From the August 2013 issue

How can scientists distinguish between planetary nebulae and supernova remnants?

Robert Nichols, Moretown, Vermont
By | Published: August 26, 2013
IC 4593
Planetary nebula IC 4593 lies some 7,000 light-years from Earth in the constellation Circinus the Compasses. // NASA/ESA/The Hubble Heritage Team (STScI/AURA)
Distinguishing between a planetary nebula and a supernova remnant is not always straightforward because they often have similar shapes and sizes. However, the light that these two types of objects emit shows several differences, and we therefore often have to take a multiwavelength approach.
The fundamental physics going on is vastly different. A planetary nebula is created when a Sun-like star near the end of its life sheds its outer layers in a wind. The leftover central star then heats that material to temperatures of 10,000 to 20,000 kelvin. A supernova remnant results from the titanic explosion of an entire star, where the shock wave races into the surrounding medium at several thousand miles per second and heats the surrounding gas to millions of degrees.

Because of planetary nebulae’s (relatively) low temperatures, they tend to emit a lot of optical light, which we can break into specific wavelengths that correspond to various elements, like oxygen (a particularly strong signal) and sulfur.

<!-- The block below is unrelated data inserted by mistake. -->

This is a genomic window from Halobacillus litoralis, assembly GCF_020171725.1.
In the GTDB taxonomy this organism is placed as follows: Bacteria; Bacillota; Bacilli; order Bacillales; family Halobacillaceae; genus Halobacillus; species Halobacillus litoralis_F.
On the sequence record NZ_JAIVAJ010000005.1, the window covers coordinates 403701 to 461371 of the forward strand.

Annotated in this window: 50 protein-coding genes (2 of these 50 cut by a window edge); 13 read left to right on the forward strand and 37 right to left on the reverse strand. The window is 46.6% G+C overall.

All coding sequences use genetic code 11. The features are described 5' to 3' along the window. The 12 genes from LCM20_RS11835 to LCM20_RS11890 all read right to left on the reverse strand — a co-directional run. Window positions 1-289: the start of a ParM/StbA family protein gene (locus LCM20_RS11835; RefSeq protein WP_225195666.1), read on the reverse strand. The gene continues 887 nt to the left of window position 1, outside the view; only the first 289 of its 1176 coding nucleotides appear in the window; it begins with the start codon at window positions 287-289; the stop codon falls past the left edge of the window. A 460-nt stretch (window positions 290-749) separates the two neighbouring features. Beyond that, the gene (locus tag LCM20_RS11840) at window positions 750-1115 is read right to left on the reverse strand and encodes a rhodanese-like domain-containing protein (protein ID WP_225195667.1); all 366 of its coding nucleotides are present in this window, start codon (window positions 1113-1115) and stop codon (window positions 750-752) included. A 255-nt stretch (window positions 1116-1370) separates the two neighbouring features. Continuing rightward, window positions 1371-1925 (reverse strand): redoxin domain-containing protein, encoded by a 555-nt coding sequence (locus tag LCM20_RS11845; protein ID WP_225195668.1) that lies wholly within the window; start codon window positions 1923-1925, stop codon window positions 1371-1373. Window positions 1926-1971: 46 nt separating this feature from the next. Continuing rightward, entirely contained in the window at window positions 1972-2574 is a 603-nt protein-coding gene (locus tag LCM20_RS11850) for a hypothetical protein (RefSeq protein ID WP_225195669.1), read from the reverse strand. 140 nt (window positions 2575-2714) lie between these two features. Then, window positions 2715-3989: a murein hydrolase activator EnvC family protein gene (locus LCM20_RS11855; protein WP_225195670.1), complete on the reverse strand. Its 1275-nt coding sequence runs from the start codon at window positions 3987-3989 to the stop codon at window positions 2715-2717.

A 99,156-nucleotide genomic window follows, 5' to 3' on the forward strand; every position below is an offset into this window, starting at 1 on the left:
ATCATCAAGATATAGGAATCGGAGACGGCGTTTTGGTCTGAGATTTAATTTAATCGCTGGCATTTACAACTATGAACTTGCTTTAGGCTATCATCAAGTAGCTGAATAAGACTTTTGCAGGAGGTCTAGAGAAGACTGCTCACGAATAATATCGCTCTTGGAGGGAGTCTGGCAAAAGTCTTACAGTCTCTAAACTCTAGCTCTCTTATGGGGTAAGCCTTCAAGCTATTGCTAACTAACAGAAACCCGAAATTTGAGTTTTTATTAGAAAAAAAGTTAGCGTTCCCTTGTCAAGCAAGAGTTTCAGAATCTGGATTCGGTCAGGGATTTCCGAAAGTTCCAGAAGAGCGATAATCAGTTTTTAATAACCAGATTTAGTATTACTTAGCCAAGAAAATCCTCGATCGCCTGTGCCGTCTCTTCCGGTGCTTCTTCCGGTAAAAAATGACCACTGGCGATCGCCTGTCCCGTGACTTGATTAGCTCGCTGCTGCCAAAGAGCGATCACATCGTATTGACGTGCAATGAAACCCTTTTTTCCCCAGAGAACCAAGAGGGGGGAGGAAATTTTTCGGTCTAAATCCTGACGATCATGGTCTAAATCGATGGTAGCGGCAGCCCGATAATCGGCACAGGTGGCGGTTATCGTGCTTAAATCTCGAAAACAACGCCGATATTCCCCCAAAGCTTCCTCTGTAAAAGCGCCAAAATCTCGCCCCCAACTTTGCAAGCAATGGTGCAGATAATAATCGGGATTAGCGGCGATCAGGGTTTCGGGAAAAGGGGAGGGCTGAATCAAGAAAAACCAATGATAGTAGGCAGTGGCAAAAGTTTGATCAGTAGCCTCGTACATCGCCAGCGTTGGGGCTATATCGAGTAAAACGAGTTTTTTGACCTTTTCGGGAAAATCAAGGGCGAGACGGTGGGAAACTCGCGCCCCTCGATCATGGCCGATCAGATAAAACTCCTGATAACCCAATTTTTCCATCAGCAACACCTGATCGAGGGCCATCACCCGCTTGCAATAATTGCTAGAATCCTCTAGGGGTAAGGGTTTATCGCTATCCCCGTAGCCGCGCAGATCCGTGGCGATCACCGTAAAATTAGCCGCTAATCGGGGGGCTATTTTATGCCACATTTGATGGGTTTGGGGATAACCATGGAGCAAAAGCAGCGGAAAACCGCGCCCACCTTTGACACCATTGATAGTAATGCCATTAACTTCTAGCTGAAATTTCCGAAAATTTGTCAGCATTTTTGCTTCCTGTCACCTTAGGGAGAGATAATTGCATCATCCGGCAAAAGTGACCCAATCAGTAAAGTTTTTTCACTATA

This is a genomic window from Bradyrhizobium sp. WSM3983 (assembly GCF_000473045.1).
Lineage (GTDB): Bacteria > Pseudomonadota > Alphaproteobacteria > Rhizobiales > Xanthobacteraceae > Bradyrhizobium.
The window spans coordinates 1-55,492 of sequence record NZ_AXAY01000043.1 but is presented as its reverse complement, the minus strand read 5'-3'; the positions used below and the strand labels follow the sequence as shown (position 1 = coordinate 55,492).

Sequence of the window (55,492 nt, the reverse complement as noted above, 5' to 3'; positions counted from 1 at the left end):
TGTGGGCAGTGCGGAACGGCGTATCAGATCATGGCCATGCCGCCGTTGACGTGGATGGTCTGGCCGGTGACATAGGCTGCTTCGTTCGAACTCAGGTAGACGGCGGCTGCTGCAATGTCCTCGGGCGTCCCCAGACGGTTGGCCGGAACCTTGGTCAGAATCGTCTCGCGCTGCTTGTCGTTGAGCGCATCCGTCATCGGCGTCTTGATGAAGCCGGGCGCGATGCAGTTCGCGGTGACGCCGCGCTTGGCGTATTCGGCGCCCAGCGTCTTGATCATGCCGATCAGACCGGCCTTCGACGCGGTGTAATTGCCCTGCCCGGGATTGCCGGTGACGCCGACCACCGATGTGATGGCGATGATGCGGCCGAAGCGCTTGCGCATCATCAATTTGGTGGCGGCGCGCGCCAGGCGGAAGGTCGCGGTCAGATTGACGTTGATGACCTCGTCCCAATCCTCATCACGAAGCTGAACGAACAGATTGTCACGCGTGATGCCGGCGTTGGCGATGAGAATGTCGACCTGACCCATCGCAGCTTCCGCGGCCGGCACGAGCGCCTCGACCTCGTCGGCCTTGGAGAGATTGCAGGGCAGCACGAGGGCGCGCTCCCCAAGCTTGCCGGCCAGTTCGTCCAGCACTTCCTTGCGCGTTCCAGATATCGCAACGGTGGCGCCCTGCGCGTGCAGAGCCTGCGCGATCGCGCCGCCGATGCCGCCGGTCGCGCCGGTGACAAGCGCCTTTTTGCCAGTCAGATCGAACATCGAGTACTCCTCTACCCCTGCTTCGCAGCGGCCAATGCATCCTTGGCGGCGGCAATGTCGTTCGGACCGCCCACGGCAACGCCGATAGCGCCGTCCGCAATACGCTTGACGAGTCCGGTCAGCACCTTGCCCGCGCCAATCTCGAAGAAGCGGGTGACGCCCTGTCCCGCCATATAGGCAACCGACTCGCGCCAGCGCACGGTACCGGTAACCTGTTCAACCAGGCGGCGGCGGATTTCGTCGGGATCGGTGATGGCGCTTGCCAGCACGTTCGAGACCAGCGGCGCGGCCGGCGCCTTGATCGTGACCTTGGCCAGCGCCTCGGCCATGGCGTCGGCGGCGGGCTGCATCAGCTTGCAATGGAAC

Supernova remnants, on the other hand, are often so hot that they emit X-rays instead of much optical radiation; this is because the elements are almost completely ionized (meaning, most of an atom’s electrons have been knocked off the atom), and this material doesn’t emit optical spectral lines. Old supernova remnants are cooler and thus can emit some optical radiation, but the ratios of the strengths of one spectral line to another (like sulfur to hydrogen) are different from those seen in planetary nebulae. A supernova remnant’s X-ray radiation shows spectral lines from highly ionized, shock-heated elements like oxygen, neon, magnesium, iron, and silicon. Additionally, the extraordinarily hot gas gives off what we call “continuum X-ray emission.” Some planetary nebulae can emit X-rays, but not as a result of shock-heated gas, and we can tell the difference between the processes.

We also see radio emission from planetary nebulae that results from protons and electrons recombining to produce radio spectral lines of hydrogen; this is called “thermal” emission. In supernova remnants, radio radiation is almost entirely “nonthermal,” meaning that it comes from a small number of electrons that the supernova’s shock wave has accelerated to extremely high energies far beyond those of the bulk of the electrons. Interestingly, we believe this process accounts for most of the cosmic rays in the galaxy. These are particles — electrons, protons, and other ions — that have incredibly high energies, millions of times higher than what we can make in our most powerful particle accelerators here on Earth.

Brian Williams
NASA’s Goddard Space Flight
Center, Greenbelt, Maryland